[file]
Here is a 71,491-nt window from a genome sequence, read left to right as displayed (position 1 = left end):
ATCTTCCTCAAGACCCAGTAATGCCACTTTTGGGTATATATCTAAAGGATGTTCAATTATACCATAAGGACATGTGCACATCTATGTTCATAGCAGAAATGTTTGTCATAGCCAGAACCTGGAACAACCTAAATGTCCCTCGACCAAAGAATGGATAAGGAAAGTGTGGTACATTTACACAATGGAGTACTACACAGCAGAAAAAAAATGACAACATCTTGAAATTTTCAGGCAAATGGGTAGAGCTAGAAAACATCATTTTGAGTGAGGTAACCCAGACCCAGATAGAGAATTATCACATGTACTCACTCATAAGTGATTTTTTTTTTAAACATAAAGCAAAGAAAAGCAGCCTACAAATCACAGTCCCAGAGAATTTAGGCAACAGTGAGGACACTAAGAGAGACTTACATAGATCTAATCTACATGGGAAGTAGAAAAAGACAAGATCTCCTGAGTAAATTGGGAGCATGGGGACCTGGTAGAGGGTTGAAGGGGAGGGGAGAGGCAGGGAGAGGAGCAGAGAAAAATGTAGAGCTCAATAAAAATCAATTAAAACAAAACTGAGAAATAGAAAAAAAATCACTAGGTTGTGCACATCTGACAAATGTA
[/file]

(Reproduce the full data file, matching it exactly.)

Here is a 71,491-nt window from a genome sequence, read left to right as displayed (position 1 = left end):
ATCTTCCTCAAGACCCAGTAATGCCACTTTTGGGTATATATCTAAAGGATGTTCAATTATACCATAAGGACATGTGCACATCTATGTTCATAGCAGAAATGTTTGTCATAGCCAGAACCTGGAACAACCTAAATGTCCCTCGACCAAAGAATGGATAAGGAAAGTGTGGTACATTTACACAATGGAGTACTACACAGCAGAAAAAAAATGACAACATCTTGAAATTTTCAGGCAAATGGGTAGAGCTAGAAAACATCATTTTGAGTGAGGTAACCCAGACCCAGATAGAGAATTATCACATGTACTCACTCATAAGTGATTTTTTTTTTAAACATAAAGCAAAGAAAAGCAGCCTACAAATCACAGTCCCAGAGAATTTAGGCAACAGTGAGGACACTAAGAGAGACTTACATAGATCTAATCTACATGGGAAGTAGAAAAAGACAAGATCTCCTGAGTAAATTGGGAGCATGGGGACCTGGTAGAGGGTTGAAGGGGAGGGGAGAGGCAGGGAGAGGAGCAGAGAAAAATGTAGAGCTCAATAAAAATCAATTAAAACAAAACTGAGAAATAGAAAAAAAATCACTAGGTTGTGCACATCTGACAAATGTA